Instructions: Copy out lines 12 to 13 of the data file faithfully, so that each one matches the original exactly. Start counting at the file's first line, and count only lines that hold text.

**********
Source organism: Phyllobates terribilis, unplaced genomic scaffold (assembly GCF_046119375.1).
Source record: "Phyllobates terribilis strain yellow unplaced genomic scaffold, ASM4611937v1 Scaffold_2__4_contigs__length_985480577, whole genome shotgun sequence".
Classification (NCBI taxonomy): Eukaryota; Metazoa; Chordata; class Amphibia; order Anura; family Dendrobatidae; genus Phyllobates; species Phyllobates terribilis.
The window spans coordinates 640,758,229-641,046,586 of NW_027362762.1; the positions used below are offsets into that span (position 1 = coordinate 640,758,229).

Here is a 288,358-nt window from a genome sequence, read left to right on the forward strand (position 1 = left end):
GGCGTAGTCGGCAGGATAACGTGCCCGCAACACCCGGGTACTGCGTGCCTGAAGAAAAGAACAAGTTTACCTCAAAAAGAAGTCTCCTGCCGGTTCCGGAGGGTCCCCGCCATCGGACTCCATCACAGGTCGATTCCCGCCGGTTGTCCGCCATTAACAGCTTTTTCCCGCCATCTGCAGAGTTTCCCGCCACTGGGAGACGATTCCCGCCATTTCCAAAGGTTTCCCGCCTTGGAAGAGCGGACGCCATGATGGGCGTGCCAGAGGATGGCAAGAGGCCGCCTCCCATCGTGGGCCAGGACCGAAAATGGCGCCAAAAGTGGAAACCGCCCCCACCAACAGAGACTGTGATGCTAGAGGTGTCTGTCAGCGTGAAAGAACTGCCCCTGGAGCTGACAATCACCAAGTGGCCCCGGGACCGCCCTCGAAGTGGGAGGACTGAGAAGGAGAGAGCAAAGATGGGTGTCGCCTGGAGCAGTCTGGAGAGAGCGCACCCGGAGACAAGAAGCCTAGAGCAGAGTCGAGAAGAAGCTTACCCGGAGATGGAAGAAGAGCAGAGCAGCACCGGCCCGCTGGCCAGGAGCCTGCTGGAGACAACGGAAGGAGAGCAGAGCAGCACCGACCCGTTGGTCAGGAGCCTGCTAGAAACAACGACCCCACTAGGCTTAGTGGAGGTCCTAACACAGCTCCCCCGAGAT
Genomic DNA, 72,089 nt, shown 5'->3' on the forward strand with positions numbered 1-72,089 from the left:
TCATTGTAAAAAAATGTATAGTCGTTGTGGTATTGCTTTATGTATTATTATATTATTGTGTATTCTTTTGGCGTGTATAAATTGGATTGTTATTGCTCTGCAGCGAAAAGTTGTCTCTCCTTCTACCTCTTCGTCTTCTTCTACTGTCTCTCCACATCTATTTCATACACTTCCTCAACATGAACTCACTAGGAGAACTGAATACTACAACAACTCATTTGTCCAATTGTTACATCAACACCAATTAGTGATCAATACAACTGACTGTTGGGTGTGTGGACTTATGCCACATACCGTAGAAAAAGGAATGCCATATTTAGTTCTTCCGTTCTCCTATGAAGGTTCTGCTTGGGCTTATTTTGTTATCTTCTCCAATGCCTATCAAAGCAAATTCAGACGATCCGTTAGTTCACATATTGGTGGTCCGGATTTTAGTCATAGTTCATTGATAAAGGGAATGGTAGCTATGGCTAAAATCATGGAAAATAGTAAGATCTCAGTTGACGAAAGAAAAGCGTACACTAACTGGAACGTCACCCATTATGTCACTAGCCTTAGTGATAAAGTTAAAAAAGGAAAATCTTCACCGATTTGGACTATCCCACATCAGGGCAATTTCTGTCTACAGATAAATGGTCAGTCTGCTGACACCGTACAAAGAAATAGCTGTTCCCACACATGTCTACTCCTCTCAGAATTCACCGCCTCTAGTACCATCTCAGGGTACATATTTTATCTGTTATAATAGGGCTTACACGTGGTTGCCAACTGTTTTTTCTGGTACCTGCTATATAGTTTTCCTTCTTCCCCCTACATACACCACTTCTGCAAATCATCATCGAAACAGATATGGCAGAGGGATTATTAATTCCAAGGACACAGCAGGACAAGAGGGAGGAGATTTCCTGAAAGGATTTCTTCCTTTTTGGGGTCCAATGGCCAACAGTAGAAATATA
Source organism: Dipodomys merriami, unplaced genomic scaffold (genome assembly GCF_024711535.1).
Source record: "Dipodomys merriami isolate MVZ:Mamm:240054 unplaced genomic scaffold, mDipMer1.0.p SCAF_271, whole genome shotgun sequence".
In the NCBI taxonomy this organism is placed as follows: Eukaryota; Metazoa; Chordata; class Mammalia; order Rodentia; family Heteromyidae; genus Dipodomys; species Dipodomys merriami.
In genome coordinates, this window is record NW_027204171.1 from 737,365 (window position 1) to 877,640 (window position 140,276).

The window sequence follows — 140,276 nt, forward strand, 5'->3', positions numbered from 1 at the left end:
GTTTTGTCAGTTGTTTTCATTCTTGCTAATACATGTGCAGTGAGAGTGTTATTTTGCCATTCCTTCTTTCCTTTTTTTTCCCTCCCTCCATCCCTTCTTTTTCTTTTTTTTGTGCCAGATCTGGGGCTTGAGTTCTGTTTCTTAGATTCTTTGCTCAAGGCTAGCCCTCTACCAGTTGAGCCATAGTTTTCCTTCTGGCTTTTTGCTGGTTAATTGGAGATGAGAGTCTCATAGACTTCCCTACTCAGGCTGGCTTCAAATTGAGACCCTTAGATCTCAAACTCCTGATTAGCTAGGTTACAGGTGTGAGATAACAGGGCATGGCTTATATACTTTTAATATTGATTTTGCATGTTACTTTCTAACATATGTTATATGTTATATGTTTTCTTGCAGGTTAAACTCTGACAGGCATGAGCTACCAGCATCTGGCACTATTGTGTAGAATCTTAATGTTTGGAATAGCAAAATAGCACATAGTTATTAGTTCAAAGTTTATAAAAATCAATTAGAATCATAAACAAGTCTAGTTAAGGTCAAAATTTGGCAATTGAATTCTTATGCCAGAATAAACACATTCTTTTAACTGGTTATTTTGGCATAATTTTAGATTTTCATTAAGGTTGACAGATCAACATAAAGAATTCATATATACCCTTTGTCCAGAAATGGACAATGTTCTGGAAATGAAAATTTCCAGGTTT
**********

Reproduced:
In genome coordinates, this window is record NW_027204171.1 from 737,365 (window position 1) to 877,640 (window position 140,276).

The window sequence follows — 140,276 nt, forward strand, 5'->3', positions numbered from 1 at the left end: